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One of the most earnest advocates of a policy of true liberalism—a policy calculated to ensure progressive colonisation and the well-being of colonists —is our southern contemporary the " Temuka Leader," whose editor and proprietor constantly and consistently devotes himself to the worthy task of endeavouring to indicate the true way to remove the depression and difficulties which have fallen upon New Zealand, and to substitute therefor progress and prosperity. Nor is he content merely with the sphere comJ manded by the circulation of a country journal, but has availed himself of the columns" of our metropolitan big brother, the. "Lyttelton Times," to bring his ideas under the notice of readers in all parts of the colony. During last month, that journal printed a series of letters over the signature of Mr J. M;; Twomey, which deserve more than passing notice, and which have indeed been very favorably commented upon by prominent men among the liberal party. Mr Twomey sees, as no thoughtful man can fail to see, that the work of settlement* is not pron ceeding as it ought to proceed, and that an entire change in the administration of our lands must be brought about, if we would see a resumption of. a healthy' condition of affairs. He contrasts very effectively the administration of the lands under Mr Ballance with that under Mr; Richardson, the present Minister for Landsi and greatly to the advantage of the former, and urges that the'system of special settlements introduced by the hon. member for Wanganui, or a modification thereof, should be resumed, as also the introduction of capitalist, immigration so sucr cessfully initiated under the StoutVogel, Government. He also urges that in order -to obviate the deterrent effect upon this class of. immigrants of the present Property-tax, that all implements, machinery, etc., employed in industrial development, . including farming,, up to a value of' £3000, should be exempt from taxation. He advocates strongly the scheme of Labor, Settlements, i.e., the providing of homesteads for< agricultural laborers, which has for years past been championed by the members for Waimate, Timaru, Waitakd, Christchurch Spifyh,, and others, and further show,s,,jbhat there can be no real progress in many districts of the South .Island until the subdivision of its enormous landed estates is in some way secured. Yet he does not pose as the advocate of a bursting-up tax or of / compulsory expropriation, making a suggestion of his own which is certainly worthy of attention.' That -suggestion is "that owners'of large estates should be compelled to lease their lands in suitably-sized farms, and under Government supervision, for a term of twenty-one years, and at a rental of 5 per cent on the Property-, tax value of the land." Writing more in detail of the proposal as above formulated Mr Twomey says :—" The most practical proposal respecting the settlement of large estates, which has hitherto been t>ut before the public, is that which the Land Acquisition Bill contains. The machinery in that Bill is excellent. . . . Under it corruption would be impossible ; the State could not sustain a loss, and the landowners would receive a fair value for their property." But he goes. on to show that " a great change has takea place during the past three years, and the' Land Acquisition Bill, which was practicable three years ago is not so now, because we have no money., Sir Harry has borrowed and spent the money with which large estates might have been settled, consequently the Land Acquisition Bill could not be worked, and large estates must remain intact if we cannot find a way out of the difficulty. Now I think I have found it. Let Parliament enact that large estates shall be divided into reasonably-sized farms and leases for a term of twenty-one years at a rental of 5 per cent on the Property-tax value of the land. Let provisions be made for preventing landlord tyranny, and fori giving tenants compensation 1 fdi* improvements. Now, much as I ad-, mire the Land Acquisition Bill, I think that for simplicity aud effectiveness this proposal is .far better than it. The landowner gets very fair interest on his capital and can't complain, thetenant gets the land on ( reasonable, terms, and the Stat^ get&all-the-ad-~j vantages-of increased population and extended settlement without having to incur the, slightest risk.- - Everyone' is treated fairly and honestly, and it appears to me that it is. a< suggestion' which ought to be adopted forthwith. To the man who says-this is not in accordance with the most advanced ideas on the land question, 1^ say it is the best we can do at present. Mr Hayhurst has in Temuka about five thousand acres, on which close on forty families live as tenants; and I believe that through all the depression not a single case of insolvency occurred on the estate. Not far - off are' larger estates, oh which live only a manager, and a few shepherds. ;I ask, which is the best? Qn Mr Hay hurst's estate; families are brought up accustomed to rural pursuits, on .the other estates there are no families; for who has not seen the stereotyped advertisement, " Wanted, a married couple without encumbrances. "No babies need apply on such estates; and in the face of that fact, how can we expect population to increase ?" As we have already said, the proposal thus treated of certainly deserves consideration, and Mr Twomey is entitled to thanks for having at least endeavored to find a solution for what is really the most pressing difficulty of the day. It may be objected that 5 per cent would be' an insufficient rental, because less than the value of money invested, but that is a mere matter of detail; and given that the rentals fixed were equal to what money woll-invested will yield— say 6 to 7 per cent—it really does not appear that, under the proposed scheme, any rccil injustice would be done.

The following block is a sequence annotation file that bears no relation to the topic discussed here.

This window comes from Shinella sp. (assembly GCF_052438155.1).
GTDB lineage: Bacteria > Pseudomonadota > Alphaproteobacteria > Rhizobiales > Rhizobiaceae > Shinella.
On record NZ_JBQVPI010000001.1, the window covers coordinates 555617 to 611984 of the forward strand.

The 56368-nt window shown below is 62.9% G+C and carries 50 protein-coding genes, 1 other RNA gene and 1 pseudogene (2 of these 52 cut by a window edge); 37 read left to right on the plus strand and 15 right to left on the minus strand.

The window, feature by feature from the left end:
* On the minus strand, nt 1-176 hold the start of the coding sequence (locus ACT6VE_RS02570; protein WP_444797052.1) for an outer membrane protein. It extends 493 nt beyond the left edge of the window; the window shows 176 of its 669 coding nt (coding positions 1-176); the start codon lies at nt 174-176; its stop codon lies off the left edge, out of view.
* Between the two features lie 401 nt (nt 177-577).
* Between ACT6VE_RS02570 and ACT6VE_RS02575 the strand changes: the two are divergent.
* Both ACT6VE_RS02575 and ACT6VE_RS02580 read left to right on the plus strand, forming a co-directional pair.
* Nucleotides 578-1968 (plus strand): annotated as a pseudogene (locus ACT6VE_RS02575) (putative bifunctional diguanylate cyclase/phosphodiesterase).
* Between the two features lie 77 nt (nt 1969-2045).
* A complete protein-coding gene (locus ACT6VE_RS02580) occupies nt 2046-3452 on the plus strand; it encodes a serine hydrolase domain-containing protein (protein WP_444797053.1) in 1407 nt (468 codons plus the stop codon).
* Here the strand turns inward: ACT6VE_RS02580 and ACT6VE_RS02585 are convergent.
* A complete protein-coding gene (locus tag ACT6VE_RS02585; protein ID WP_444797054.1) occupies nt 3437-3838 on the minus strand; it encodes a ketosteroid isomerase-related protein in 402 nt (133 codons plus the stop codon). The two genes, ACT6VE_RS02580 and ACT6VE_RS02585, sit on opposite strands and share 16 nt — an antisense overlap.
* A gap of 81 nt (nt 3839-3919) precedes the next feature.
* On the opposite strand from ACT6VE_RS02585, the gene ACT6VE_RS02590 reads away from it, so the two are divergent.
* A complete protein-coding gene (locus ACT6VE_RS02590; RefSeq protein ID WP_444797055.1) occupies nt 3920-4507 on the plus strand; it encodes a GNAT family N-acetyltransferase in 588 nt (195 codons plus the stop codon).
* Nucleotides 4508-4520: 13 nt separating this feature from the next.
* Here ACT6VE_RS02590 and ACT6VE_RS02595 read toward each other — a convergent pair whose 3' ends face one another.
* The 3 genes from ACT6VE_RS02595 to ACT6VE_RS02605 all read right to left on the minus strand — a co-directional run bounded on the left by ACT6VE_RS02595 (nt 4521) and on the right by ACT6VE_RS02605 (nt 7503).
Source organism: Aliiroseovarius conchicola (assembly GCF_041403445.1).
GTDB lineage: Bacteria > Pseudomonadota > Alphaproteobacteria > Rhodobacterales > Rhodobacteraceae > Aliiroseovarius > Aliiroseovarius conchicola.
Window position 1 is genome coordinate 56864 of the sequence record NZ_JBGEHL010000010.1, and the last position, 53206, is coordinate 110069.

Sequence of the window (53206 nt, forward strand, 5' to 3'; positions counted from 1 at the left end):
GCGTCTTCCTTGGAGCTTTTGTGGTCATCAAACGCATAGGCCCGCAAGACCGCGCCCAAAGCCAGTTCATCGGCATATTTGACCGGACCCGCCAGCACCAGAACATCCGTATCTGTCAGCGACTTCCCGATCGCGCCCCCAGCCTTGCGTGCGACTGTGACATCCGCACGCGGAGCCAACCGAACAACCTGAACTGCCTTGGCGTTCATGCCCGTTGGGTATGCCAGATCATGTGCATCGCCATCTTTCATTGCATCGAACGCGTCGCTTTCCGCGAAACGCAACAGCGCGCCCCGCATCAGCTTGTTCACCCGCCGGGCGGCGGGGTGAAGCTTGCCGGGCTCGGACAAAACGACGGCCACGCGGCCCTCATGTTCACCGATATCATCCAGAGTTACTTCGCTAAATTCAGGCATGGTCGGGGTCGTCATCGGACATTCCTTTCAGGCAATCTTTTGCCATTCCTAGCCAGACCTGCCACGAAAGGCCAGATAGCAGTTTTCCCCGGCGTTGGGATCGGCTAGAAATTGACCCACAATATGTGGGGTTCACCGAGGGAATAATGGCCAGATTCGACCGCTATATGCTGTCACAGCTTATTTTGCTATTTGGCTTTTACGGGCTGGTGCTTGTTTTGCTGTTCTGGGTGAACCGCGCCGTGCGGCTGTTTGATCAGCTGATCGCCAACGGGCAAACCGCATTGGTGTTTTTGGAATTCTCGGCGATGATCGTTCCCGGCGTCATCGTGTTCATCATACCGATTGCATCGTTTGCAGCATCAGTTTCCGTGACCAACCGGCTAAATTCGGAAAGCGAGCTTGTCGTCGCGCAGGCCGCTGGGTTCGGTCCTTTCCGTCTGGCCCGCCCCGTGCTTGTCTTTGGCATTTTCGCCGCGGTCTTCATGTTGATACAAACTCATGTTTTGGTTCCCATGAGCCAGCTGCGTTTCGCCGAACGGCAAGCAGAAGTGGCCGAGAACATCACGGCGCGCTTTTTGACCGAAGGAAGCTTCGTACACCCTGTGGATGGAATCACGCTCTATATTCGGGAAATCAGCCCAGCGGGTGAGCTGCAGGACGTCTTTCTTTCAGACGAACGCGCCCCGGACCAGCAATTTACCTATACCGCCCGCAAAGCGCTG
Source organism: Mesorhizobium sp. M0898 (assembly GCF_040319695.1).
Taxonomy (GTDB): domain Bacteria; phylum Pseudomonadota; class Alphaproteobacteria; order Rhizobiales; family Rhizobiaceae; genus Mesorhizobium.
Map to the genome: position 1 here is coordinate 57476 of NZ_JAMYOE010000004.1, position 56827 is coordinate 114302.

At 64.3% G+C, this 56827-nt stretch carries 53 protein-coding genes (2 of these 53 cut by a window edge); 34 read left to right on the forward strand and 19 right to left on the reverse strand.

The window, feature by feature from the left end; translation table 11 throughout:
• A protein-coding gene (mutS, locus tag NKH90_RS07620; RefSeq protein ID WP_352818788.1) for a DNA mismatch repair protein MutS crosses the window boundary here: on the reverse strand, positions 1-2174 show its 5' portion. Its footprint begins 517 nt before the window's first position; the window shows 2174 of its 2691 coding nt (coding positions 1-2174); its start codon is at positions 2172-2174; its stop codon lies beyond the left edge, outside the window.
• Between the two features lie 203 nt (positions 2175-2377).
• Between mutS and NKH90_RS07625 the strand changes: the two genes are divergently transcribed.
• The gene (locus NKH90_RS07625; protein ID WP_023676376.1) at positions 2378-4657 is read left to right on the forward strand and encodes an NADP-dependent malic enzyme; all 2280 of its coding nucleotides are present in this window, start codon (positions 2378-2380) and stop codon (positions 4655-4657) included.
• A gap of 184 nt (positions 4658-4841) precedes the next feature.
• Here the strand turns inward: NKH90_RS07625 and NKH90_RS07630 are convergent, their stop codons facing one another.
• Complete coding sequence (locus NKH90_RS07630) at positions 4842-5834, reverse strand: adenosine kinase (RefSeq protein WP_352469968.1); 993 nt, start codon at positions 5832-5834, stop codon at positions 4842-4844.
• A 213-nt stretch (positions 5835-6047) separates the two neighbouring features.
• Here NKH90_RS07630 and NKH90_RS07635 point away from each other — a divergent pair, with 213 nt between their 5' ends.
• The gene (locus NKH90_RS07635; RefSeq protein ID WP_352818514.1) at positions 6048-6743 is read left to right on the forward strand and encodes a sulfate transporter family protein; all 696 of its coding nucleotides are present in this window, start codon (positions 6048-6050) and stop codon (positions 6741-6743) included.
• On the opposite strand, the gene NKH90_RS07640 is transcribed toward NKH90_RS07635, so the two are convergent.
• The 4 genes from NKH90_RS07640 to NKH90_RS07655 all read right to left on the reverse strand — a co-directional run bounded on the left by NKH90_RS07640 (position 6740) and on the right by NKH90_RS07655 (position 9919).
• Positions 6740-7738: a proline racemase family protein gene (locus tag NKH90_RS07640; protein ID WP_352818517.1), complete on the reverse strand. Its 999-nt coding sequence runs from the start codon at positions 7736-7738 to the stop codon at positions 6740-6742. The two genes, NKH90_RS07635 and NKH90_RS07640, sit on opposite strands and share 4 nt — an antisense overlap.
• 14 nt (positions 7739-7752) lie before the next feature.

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THE BIG ESTATES QUESTION., Ashburton Guardian, Volume VII, Issue 2445, 19 June 1890

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THE BIG ESTATES QUESTION. Ashburton Guardian, Volume VII, Issue 2445, 19 June 1890